Thailand says foreigners can register for vaccination. We called; they can’t.

Not one Bangkok hospital could be found Friday able to register non-Thai nationals for COVID-19 vaccinations.

Despite repeated assurances that the vaccine supply would be equitably distributed and that foreign nationals could directly register at hospitals, a poll of 12 facilities in the capital found none able or willing to register non-citizens, with one insisting it could only do so after 70% of Thai nationals were vaccinated.

Yesterday, five days after registration began through a smartphone app only available to those over 60 holding national ID cards – over a million have signed up so far – the pandemic task force said that noncitizens should register directly with local hospitals.

That does not seem to be the case. Inquiries with 12 hospitals throughout metropolitan Bangkok on Friday morning were met with various negative responses. Registration is currently open to the elderly or those with serious health conditions.

MedPark Hospital said that it cannot register foreign nationals until the government “completes 70%” of vaccination of Thais first. 

“The government will inform us again when we can offer direct registration of vaccines to foreigners,” a hospital call center rep said.

Negative responses also came from Thammasat, Chulalongkorn, Ramathibodi, Phayathai, Vimut, Kasemrad and Bumrungrad hospitals – none offers access to vaccines for non-citizens who would otherwise be eligible due to their age or condition.

That contradicted Thursday’s assurance that everyone, native or immigrant, could now register for vaccinations due to kick off next month. Nobody is safe until everyone is safe,” Disease Control Department director Opas Kankawinpong said Thursday.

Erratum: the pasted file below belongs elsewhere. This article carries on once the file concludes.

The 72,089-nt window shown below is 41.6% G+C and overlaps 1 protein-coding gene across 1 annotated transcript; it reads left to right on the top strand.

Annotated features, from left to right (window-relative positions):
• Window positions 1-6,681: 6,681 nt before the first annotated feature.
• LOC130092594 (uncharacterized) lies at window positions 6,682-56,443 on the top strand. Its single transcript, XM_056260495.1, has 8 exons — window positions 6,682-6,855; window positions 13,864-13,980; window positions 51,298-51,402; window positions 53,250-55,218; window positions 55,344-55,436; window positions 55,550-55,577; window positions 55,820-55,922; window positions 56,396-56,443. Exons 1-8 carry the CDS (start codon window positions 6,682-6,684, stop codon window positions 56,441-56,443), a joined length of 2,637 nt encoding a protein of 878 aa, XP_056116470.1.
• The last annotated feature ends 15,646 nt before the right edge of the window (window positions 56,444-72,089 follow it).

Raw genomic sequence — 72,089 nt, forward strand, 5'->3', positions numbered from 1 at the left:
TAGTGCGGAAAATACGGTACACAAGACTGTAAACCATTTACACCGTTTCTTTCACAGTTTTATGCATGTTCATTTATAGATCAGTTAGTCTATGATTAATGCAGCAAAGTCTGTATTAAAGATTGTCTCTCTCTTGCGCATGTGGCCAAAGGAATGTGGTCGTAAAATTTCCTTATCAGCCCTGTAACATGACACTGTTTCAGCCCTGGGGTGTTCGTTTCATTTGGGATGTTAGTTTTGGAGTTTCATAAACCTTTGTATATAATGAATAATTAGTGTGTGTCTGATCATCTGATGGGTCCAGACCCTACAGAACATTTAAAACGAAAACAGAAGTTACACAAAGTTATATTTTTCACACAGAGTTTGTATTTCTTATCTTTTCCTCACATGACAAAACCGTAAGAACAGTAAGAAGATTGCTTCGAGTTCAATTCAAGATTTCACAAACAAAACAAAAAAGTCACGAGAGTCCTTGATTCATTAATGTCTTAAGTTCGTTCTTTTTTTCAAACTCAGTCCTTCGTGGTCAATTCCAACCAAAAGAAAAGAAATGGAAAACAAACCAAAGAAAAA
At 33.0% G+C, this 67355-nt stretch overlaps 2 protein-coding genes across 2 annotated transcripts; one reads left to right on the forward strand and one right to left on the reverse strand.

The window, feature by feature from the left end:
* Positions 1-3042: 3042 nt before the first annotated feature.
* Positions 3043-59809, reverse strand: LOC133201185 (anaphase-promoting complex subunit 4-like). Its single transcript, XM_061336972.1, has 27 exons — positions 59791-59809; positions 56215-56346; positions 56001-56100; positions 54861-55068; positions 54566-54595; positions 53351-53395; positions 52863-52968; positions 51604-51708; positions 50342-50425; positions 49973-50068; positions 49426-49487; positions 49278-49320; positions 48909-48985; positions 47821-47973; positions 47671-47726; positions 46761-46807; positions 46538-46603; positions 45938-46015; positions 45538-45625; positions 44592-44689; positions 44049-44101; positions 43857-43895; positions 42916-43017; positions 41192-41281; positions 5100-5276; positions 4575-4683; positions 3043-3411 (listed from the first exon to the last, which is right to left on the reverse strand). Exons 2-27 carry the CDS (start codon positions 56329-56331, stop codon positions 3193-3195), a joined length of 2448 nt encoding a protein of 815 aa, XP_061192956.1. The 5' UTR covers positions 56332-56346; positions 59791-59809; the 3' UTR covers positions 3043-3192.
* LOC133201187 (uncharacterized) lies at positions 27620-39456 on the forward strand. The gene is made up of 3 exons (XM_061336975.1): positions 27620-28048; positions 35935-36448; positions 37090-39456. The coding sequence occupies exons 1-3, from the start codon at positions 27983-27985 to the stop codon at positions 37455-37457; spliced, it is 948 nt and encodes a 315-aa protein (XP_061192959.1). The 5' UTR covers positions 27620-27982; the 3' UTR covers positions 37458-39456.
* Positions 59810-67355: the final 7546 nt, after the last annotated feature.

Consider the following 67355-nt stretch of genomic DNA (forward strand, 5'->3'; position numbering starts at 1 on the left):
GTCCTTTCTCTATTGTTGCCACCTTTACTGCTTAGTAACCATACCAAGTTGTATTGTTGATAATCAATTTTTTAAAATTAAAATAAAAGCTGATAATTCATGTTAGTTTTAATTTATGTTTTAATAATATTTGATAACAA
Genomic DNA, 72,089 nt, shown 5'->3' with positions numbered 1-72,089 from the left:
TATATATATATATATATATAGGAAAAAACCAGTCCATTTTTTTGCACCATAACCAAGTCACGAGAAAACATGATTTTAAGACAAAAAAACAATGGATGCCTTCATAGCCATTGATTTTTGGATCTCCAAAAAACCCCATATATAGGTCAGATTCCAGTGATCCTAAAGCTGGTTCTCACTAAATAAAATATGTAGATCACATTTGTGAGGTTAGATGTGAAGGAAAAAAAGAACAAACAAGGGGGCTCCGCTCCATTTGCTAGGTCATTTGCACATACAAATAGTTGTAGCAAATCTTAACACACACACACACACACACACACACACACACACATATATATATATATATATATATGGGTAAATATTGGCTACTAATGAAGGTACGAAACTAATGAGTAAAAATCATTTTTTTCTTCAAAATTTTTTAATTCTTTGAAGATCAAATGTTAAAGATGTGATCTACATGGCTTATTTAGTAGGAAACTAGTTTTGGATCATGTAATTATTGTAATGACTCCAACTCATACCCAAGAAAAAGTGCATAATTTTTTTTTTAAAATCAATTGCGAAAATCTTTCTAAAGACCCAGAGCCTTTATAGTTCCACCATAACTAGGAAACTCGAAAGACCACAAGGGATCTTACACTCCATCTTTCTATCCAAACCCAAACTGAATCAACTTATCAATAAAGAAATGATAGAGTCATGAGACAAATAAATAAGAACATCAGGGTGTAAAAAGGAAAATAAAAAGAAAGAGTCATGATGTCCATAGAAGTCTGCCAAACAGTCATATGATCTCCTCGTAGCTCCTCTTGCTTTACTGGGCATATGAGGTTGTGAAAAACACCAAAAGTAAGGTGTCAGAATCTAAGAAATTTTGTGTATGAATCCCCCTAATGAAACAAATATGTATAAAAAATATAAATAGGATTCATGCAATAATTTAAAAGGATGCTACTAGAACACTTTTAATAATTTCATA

Thai nationals without access to the smartphone app are in the same boat. Most of the hospitals polled today said they would also refuse to register Thais, whether they called or showed up in person to do so.

Only Vibhavadi, Bumrungrad hospitals offered direct booking for Thais, but only if they were already patients there. MedPark has a registration page for Thais over 18. Bumrungrad said it would register foreigners who are already existing patients and hold Thai national ID cards.

That may be due to the need to confirm eligibility requirements. Expat comedian Olivia Gilmore said she was able to register using the app Saturday using her Thai social security card number.

Reached for comment today, she said that after accepting her information, the app acknowledged the hospital she goes to and the health conditions that make her eligible. Gilmore said she’d heard from other people who’ve attempted to register since Saturday who said the app required them to enter information from a national ID card.

Not everyone at the top has agreed on whether the vaccination campaign will be universal. The task force has repeatedly said it will be; the Health Ministry earlier this week said that citizens would have priority.

According to the task force, the first free jabs are to begin in June, regardless of nationality. More than 1.4 million people have registered using the Mor Phrom smartphone app (Android/iOS), which went live Saturday.

Those willing to buy their way through the bureaucracy won’t have much luck either, at least off the black market. All of the 12 hospitals contacted today said they could not offer commercial services as the government doesn’t allow private entities to import their own vaccine supply. 

Vibhavadi said its alternative vaccine campaign for people to reserve imported Moderna doses was shut down yesterday by the authorities. Meanwhile, Bumrungrad said it is seeking to import vaccines and is in discussions with the government over it.

Ed. note: After this story was published, a task force spokesperson said that the direct registration options promoted were still in development.


No vaccine priority for Thais over foreign residents, task force reaffirms

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